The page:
Major manufacturers warn thousands of local jobs are at risk unless gas is held back from being exported as the Albanese government calls emergency meetings with Queensland’s gas producers and state ministers to address spiking energy prices.
Climate Change and Energy Minister Chris Bowen on Thursday declared there were already positive signs for Australia’s gas supply outlook, but pledged to take necessary action to help businesses overcome a “perfect storm” that has sent east-coast energy prices soaring.
Climate Change and Energy Minister Chris Bowen says he’s holding emergency talks with state ministers and gas producers. Credit:James Brickwood.
Wholesale power and gas prices have been surging across the eastern seaboard as a result of cold weather driving up demand for heating, a series of outages at coal-fired power stations and spiking commodity prices because of the war in Ukraine.
The Australian Energy Market Operator this week imposed a rarely used price limit on wholesale gas prices and issued a warning of dangerously low reserves in Victoria, South Australia and Tasmania.
Bowen said the “situation is serious” but regulators were working with gas producers on the Gas Supply Guarantee mechanism, which is designed to fill gaps in the local gas market.
“AEMO has advised me that this is already showing some improvement in gas supply and will continue to show some improvement in the southeastern states over the coming days,” Bowen said.
The Australian Workers Union, speaking after Bowen’s remarks, said more decisive action was needed because “manufacturing literally cannot survive these spiking gas prices for much longer”.
“For nine long years, despite the overwhelming evidence we presented, the previous government ignored our calls to introduce a Western Australian-style gas reservation scheme,” said Stephen Crawford, AWU acting assistant national secretary.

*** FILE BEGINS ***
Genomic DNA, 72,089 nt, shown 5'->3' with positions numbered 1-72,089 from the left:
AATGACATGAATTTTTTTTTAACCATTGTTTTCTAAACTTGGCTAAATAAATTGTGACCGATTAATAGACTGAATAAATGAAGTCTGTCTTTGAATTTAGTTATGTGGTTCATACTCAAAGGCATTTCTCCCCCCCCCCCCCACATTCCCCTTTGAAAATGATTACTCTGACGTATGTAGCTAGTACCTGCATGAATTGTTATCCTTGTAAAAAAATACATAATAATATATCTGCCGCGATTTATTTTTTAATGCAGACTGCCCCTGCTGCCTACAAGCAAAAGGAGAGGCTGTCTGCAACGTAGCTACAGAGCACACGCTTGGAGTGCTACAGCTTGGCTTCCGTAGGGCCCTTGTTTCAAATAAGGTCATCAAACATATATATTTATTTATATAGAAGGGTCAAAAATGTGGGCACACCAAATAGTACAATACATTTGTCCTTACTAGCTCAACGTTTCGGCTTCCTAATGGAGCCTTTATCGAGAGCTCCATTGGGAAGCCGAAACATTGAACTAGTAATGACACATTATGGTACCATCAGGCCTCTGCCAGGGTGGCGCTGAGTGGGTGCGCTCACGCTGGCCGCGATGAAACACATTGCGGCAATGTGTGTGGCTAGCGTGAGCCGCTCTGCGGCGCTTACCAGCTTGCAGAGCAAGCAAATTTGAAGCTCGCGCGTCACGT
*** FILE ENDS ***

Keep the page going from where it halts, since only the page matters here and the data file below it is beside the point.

“As per usual it’s up to a Labor government to clean up the mess, but it’s vital they take action quickly and decisively.”
In Western Australia, the state government requires gas exporters to set aside 15 per cent of their production for local buyers. Large energy users argue a similar scheme on the East Coast would significantly boost supply and help keep a lid on prices.
The federal government can intervene in the market under the Australian Domestic Gas Security Mechanism (ADGSM), which empowers Resource Minister Madeleine King to redirect exports into the local market.
But Bowen said the ADGSM is “not a short-term answer” because it requires a prescribed period of consultation, cannot be enacted before January, and only triggers enough supply to fill gaps rather than cut the cost of gas.
“It is a supply trigger, not a price trigger,” he said.
“It is my intention to convene a meeting of all energy ministers early next week to be advised by AEMO and AER [Australian Energy Regulator] on the current supply situation on any further necessary actions which may need to be taken.”
Saul Kavonic, an energy analyst at investment bank Credit Suisse, said he doubted that the new Labor government would pull the trigger on the ADGSM. “The new government won’t want one of its first actions to be interventionist that puts many large businesses offside,” he said.
Instead, Kavonic said he expected to see a “behind-the-scenes” agreement struck between the federal government and the industry for Queensland’s giant liquefied natural gas producers to divert more gas to the domestic market.
The Australian Petroleum Production and Exploration Association, a group representing gas producers, said talks with government leaders were under way.
“Our members are working with government and regulators and all parties to resolve the issue,” acting chief executive Damian Dwyer said.
Business Council of Co-operatives and Mutuals chief executive Melina Morrison, who represents gas-dependent businesses including Norco, Australia’s largest farmer-owned dairy co-operative and Casino Food, the largest meat processor co-operative, echoed the AWU’s call for market intervention.
“South Australia’s Master Butchers Co-operative – with its 450 independent butcher members – has seen gas costs at its Wingfield plant in Adelaide move from $135,000 per month to more than $900,000 a month in the last few months,” Morrison said.
Bowen on Thursday said he would be guided by expert advice from Commonwealth energy agencies, emphasising a change in attitude from the previous Coalition government, which butted heads with AEMO over the management of energy supply.
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